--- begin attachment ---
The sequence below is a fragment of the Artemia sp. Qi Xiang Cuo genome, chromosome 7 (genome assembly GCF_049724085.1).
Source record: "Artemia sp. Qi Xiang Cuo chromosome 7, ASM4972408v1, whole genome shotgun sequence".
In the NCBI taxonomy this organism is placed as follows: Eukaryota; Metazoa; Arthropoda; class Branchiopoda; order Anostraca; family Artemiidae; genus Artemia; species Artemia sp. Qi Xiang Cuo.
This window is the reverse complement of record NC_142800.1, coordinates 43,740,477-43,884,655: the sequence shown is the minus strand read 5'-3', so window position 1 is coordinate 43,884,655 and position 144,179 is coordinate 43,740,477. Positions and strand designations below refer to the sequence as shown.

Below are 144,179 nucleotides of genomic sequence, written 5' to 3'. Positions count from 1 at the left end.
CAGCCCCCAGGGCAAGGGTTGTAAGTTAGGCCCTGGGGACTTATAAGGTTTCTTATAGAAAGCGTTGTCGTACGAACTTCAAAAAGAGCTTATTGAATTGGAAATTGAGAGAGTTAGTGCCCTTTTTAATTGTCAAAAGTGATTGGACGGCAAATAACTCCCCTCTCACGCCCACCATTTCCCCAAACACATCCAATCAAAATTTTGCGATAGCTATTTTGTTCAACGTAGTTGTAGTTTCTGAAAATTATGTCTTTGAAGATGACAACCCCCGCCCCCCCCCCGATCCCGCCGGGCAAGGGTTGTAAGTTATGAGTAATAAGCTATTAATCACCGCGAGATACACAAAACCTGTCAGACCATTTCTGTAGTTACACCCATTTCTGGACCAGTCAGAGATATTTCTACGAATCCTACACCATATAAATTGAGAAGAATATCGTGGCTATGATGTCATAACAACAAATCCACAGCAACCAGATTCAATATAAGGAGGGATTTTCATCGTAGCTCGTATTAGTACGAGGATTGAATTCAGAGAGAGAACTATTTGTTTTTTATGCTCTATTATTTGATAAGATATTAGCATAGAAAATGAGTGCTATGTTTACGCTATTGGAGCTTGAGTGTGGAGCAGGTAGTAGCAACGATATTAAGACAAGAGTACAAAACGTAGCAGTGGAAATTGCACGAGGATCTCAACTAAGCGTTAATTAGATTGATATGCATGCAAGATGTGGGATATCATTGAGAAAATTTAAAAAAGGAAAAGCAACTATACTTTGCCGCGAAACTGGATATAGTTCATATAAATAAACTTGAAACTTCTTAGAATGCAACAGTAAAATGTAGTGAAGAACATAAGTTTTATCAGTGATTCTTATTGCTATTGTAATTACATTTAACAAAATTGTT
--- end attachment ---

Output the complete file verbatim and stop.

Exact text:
The sequence below is a fragment of the Artemia sp. Qi Xiang Cuo genome, chromosome 7 (genome assembly GCF_049724085.1).
Source record: "Artemia sp. Qi Xiang Cuo chromosome 7, ASM4972408v1, whole genome shotgun sequence".
In the NCBI taxonomy this organism is placed as follows: Eukaryota; Metazoa; Arthropoda; class Branchiopoda; order Anostraca; family Artemiidae; genus Artemia; species Artemia sp. Qi Xiang Cuo.
This window is the reverse complement of record NC_142800.1, coordinates 43,740,477-43,884,655: the sequence shown is the minus strand read 5'-3', so window position 1 is coordinate 43,884,655 and position 144,179 is coordinate 43,740,477. Positions and strand designations below refer to the sequence as shown.

Below are 144,179 nucleotides of genomic sequence, written 5' to 3'. Positions count from 1 at the left end.
CAGCCCCCAGGGCAAGGGTTGTAAGTTAGGCCCTGGGGACTTATAAGGTTTCTTATAGAAAGCGTTGTCGTACGAACTTCAAAAAGAGCTTATTGAATTGGAAATTGAGAGAGTTAGTGCCCTTTTTAATTGTCAAAAGTGATTGGACGGCAAATAACTCCCCTCTCACGCCCACCATTTCCCCAAACACATCCAATCAAAATTTTGCGATAGCTATTTTGTTCAACGTAGTTGTAGTTTCTGAAAATTATGTCTTTGAAGATGACAACCCCCGCCCCCCCCCCGATCCCGCCGGGCAAGGGTTGTAAGTTATGAGTAATAAGCTATTAATCACCGCGAGATACACAAAACCTGTCAGACCATTTCTGTAGTTACACCCATTTCTGGACCAGTCAGAGATATTTCTACGAATCCTACACCATATAAATTGAGAAGAATATCGTGGCTATGATGTCATAACAACAAATCCACAGCAACCAGATTCAATATAAGGAGGGATTTTCATCGTAGCTCGTATTAGTACGAGGATTGAATTCAGAGAGAGAACTATTTGTTTTTTATGCTCTATTATTTGATAAGATATTAGCATAGAAAATGAGTGCTATGTTTACGCTATTGGAGCTTGAGTGTGGAGCAGGTAGTAGCAACGATATTAAGACAAGAGTACAAAACGTAGCAGTGGAAATTGCACGAGGATCTCAACTAAGCGTTAATTAGATTGATATGCATGCAAGATGTGGGATATCATTGAGAAAATTTAAAAAAGGAAAAGCAACTATACTTTGCCGCGAAACTGGATATAGTTCATATAAATAAACTTGAAACTTCTTAGAATGCAACAGTAAAATGTAGTGAAGAACATAAGTTTTATCAGTGATTCTTATTGCTATTGTAATTACATTTAACAAAATTGTT